Library of Motions – Motion To Dismiss Or Transfer Based Upon Venue
THE UNITED STATES DISTRICT COURT
FOR THE EASTERN DISTRICT OF TEXAS
|UNITED STATES OF AMERICA|
§ CRIMINAL NO. 4:05cr96(15)
MOTION TO DISMISS OR TRANSFER BASED UPON VENUE
Defendant Jose Reyes, brings this motion to dismiss the present indictment against him based upon venue. Alternatively, Mr. Reyes moves for transfer of these proceedings to the United States District Court for the Northern District of Texas, Dallas Division, pursuant to Fed. R. Crim. P. 21(b). Additionally, Mr. Reyes asserts the Government’s choice of filing this case in the Eastern District of Texas is for the purpose of denying him a fair cross section of the community for jury service under the Sixth Amendment, a denial of equal protection under the Fifth Amendment and violates the Jury Selection and Service Act 28 U.S.C. § 1861.
The indictment against Jose Reyes names fifty-six, largely Hispanic or Immigrant defendants, who mostly reside in Dallas, Texas. The indictment asserts the defendants conspired to distribute drugs in the Eastern District of Texas. The specific act for which Mr. Reyes has been joined in the indictment involves Mr. Reyes allegedly helping secret drugs in a gas tank at 8919 Newhall, in Dallas, Texas.
The East Texas nexus that the Government has alleged in documents submitted to counsel allege an act related to money laundering in Plano, Texas, and an arrest of one defendant on I-30 with drugs. However, the majority of the conduct of the fifty-six defendants is in the Northern District of Texas.
The Law Regarding Venue and Arguments
Pursuant to Fed. R. Crim. P. 18, the Government “must prosecute an offense in a district where the offense was committed.” The trial court “must set the place of trial within the district with due regard for the convenience of the defendant, and the witnesses, and the prompt administration of justice.”
Congress has provided that:
Except as otherwise expressly provided by an enactment of Congress, any offense against the United States begun in one district and completed in another, or committed in more than one district, may be inquired of and prosecuted in any district in which such offense was begun, continued, or completed.
18 U.S.C. § 3237(a).
1. The Present Indictment Should be Dismissed
The right of the accused to be tried in the district in which the crime was committed rests upon both the United States Constitution and federal statutory law. Emphasizing the “unfairness and hardship to which a trial in an environment alien to the accused exposes him”, the Supreme Court has held that venue should not be treated as a mere formality. United States v. Johnson, 323 U.S. 273, 275-76, 65 S.Ct. 249, 250 (1944). Questions of venue in criminal cases, in fact, “raise deep issues of public policy,” bearing on “the fair administration of criminal justice and public confidence in it.” Id, at 276, 65 S.Ct. at 250. Venue is an element of any offense; the prosecution always bears the burden of proving that the trial is in the same district as the crime’s commission. United States v. White, supra, 611 F.2d at 536; United States v. Turner, 586 F.2d 395, 397 (5th Cir.), cert. denied, 440 U.S. 926, 99 S.Ct. 1258 (1979). Whether venue has been properly proved is a jury question. See Green v. United States, 309 F.2d 852 (5th Cir. 1962).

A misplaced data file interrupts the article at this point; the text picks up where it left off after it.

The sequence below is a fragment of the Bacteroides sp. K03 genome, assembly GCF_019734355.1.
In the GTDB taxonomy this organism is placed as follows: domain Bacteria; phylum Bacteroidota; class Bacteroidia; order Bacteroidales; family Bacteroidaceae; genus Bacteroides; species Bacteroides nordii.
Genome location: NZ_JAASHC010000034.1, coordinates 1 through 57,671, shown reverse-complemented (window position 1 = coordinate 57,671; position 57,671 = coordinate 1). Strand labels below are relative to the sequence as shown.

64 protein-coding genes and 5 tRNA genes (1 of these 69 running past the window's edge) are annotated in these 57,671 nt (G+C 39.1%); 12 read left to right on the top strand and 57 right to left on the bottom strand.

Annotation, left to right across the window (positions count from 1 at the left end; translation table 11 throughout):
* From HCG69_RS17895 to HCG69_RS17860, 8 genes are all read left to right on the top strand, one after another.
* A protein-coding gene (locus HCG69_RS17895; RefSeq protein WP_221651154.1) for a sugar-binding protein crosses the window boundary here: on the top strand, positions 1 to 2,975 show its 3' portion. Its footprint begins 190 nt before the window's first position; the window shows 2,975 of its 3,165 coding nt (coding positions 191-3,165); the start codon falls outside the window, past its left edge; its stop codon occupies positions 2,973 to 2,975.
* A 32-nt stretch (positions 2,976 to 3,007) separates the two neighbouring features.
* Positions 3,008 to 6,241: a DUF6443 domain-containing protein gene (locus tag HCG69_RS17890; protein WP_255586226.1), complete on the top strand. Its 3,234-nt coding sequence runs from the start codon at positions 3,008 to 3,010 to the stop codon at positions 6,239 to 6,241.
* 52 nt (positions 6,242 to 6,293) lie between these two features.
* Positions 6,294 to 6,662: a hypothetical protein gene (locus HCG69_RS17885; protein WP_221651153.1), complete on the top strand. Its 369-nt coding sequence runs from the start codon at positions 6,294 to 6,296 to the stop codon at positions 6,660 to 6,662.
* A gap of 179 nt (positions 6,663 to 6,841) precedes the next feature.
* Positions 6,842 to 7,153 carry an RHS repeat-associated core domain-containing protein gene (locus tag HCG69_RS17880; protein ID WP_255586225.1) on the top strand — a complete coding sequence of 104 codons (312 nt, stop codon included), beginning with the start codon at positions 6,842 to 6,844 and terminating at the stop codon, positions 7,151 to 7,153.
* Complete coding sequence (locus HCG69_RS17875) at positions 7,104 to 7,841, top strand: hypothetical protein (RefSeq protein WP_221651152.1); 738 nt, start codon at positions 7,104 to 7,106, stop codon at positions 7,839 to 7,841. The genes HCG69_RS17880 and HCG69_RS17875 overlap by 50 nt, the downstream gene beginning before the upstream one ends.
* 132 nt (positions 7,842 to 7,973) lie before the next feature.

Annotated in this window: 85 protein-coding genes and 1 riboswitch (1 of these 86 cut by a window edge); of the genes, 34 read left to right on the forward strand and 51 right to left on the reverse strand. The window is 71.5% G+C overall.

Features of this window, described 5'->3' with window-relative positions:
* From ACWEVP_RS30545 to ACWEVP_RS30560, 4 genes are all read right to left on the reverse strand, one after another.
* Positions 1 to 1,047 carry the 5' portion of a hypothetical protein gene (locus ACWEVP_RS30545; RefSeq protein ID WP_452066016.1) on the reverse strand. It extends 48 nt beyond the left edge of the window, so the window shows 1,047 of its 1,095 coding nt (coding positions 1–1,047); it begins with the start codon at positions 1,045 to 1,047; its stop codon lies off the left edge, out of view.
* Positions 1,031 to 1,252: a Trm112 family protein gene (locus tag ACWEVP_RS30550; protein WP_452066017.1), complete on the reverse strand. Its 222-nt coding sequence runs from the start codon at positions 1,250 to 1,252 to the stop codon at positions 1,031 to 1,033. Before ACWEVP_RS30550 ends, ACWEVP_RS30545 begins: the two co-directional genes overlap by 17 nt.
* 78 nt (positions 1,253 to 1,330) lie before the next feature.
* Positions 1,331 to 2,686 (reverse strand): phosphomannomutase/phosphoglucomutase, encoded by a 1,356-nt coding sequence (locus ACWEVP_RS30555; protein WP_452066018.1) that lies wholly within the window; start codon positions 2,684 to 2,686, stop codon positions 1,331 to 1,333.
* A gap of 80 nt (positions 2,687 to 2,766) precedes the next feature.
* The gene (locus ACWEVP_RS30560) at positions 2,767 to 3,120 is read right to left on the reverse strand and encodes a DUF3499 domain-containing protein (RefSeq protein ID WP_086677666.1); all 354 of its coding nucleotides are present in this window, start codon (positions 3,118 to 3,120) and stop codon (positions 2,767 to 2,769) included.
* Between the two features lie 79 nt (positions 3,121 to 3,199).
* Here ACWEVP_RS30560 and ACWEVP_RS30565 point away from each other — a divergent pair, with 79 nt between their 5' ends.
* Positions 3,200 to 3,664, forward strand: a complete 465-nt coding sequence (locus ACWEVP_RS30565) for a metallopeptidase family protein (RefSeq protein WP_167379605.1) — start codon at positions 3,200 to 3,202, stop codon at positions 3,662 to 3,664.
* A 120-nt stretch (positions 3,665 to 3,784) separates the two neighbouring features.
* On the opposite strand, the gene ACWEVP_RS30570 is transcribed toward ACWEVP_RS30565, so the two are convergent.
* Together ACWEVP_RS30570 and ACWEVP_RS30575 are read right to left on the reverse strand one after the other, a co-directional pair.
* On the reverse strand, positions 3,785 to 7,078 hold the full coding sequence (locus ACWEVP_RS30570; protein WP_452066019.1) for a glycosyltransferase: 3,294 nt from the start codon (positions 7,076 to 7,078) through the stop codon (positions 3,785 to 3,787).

The Fourth Circuit’s decision in United States v. Stewart, 256 F.3d 231 (4th Cir. 2001), is instructive on facts similar to those of the present defendant. Dennever Livingston, Roger Stewart and Junior Sims were indicted in a multi-count indictment alleging a conspiracy to transport marijuana from Mexico, to Los Angeles, California, and then onto cities within the Eastern District of Virginia. Dennever Livingston got the marijuana from Mexico and packaged it for shipment. Junior Sims received the marijuana in Virginia and wired or mailed money to Los Angeles. Roger Stewart received the money in Los Angeles and forwarded it to Livingston. For purposes of this motion, Roger Stewart’s involvement in the conspiracy is central.
From 1995-1997, Roger Stewart received 136 Western Union wire transfers in Los Angeles, which totaled $ 345,840. Stewart also received 56 packets of money in the mail, in Los Angeles, during this time period. Id. at 235-236.
In April of 1997, all three individuals were indicted in the Eastern District of Virginia for conspiracy to distribute marijuana, in violation of 21 U.S.C. § 841 and 846 and money laundering in violation of 18 U.S.C. § 1956. Subsequent to trial, Stewart was convicted of money laundering charges. On Appeal, Stewart asserted that the overt act for which he was charged only occurred in Los Angeles, and thus dismissal based upon improper venue was warranted. The Government countered that the conduct was continuing and thus venue was proper in Virginia, where the money originated.
The Fourth Circuit addressed the specifics of Stewart’s case and found that venue was not proper in the Eastern District of Virginia based upon factors set out by the Supreme Court in United States v. Cabrales, 524 U.S. 1, 118 S.Ct. 1772 (1998) (adopting an Eighth Circuit “locus delicti” test for determining proper venue). Thus, the convictions were vacated.
In a footnote, the Fourth Circuit addressed the crux of defendant’s current argument. The Fourth Circuit stated: